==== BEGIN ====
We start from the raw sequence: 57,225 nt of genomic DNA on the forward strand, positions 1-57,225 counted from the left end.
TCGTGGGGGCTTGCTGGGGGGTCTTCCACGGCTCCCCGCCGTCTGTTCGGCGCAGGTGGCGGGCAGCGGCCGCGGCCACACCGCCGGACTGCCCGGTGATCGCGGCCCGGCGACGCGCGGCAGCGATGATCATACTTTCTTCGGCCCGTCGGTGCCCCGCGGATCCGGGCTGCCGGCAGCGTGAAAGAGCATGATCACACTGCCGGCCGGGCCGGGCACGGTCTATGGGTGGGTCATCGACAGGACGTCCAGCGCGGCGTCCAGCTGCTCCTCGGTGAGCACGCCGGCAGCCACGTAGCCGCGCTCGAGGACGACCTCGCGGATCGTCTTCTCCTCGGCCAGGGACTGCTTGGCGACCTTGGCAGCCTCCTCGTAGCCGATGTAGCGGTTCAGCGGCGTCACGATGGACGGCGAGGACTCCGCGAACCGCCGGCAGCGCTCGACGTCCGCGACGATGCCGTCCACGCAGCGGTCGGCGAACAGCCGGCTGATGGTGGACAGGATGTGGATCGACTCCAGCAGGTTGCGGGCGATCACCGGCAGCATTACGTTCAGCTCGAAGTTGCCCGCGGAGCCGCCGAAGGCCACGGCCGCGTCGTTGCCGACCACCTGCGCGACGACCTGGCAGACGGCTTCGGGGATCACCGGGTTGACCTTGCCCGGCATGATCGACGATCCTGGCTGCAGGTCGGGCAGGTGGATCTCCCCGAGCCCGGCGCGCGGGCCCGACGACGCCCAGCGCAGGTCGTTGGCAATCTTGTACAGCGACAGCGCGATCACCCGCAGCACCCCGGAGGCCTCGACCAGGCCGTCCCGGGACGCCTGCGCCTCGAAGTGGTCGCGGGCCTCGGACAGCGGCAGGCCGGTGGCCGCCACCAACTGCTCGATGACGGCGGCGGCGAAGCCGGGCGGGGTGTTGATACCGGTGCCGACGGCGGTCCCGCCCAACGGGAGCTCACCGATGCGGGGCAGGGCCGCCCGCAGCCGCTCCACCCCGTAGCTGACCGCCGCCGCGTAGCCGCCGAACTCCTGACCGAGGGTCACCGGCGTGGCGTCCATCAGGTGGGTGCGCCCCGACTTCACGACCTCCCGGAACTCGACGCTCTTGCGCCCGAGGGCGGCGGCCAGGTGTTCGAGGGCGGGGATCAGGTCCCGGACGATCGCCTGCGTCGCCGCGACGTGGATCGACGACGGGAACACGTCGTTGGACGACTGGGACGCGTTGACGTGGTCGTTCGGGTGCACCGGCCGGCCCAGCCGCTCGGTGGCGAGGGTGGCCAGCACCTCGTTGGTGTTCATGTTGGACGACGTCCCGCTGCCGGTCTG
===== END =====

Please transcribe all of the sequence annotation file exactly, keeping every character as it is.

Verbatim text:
We start from the raw sequence: 57,225 nt of genomic DNA on the forward strand, positions 1-57,225 counted from the left end.
TCGTGGGGGCTTGCTGGGGGGTCTTCCACGGCTCCCCGCCGTCTGTTCGGCGCAGGTGGCGGGCAGCGGCCGCGGCCACACCGCCGGACTGCCCGGTGATCGCGGCCCGGCGACGCGCGGCAGCGATGATCATACTTTCTTCGGCCCGTCGGTGCCCCGCGGATCCGGGCTGCCGGCAGCGTGAAAGAGCATGATCACACTGCCGGCCGGGCCGGGCACGGTCTATGGGTGGGTCATCGACAGGACGTCCAGCGCGGCGTCCAGCTGCTCCTCGGTGAGCACGCCGGCAGCCACGTAGCCGCGCTCGAGGACGACCTCGCGGATCGTCTTCTCCTCGGCCAGGGACTGCTTGGCGACCTTGGCAGCCTCCTCGTAGCCGATGTAGCGGTTCAGCGGCGTCACGATGGACGGCGAGGACTCCGCGAACCGCCGGCAGCGCTCGACGTCCGCGACGATGCCGTCCACGCAGCGGTCGGCGAACAGCCGGCTGATGGTGGACAGGATGTGGATCGACTCCAGCAGGTTGCGGGCGATCACCGGCAGCATTACGTTCAGCTCGAAGTTGCCCGCGGAGCCGCCGAAGGCCACGGCCGCGTCGTTGCCGACCACCTGCGCGACGACCTGGCAGACGGCTTCGGGGATCACCGGGTTGACCTTGCCCGGCATGATCGACGATCCTGGCTGCAGGTCGGGCAGGTGGATCTCCCCGAGCCCGGCGCGCGGGCCCGACGACGCCCAGCGCAGGTCGTTGGCAATCTTGTACAGCGACAGCGCGATCACCCGCAGCACCCCGGAGGCCTCGACCAGGCCGTCCCGGGACGCCTGCGCCTCGAAGTGGTCGCGGGCCTCGGACAGCGGCAGGCCGGTGGCCGCCACCAACTGCTCGATGACGGCGGCGGCGAAGCCGGGCGGGGTGTTGATACCGGTGCCGACGGCGGTCCCGCCCAACGGGAGCTCACCGATGCGGGGCAGGGCCGCCCGCAGCCGCTCCACCCCGTAGCTGACCGCCGCCGCGTAGCCGCCGAACTCCTGACCGAGGGTCACCGGCGTGGCGTCCATCAGGTGGGTGCGCCCCGACTTCACGACCTCCCGGAACTCGACGCTCTTGCGCCCGAGGGCGGCGGCCAGGTGTTCGAGGGCGGGGATCAGGTCCCGGACGATCGCCTGCGTCGCCGCGACGTGGATCGACGACGGGAACACGTCGTTGGACGACTGGGACGCGTTGACGTGGTCGTTCGGGTGCACCGGCCGGCCCAGCCGCTCGGTGGCGAGGGTGGCCAGCACCTCGTTGGTGTTCATGTTGGACGACGTCCCGCTGCCGGTCTG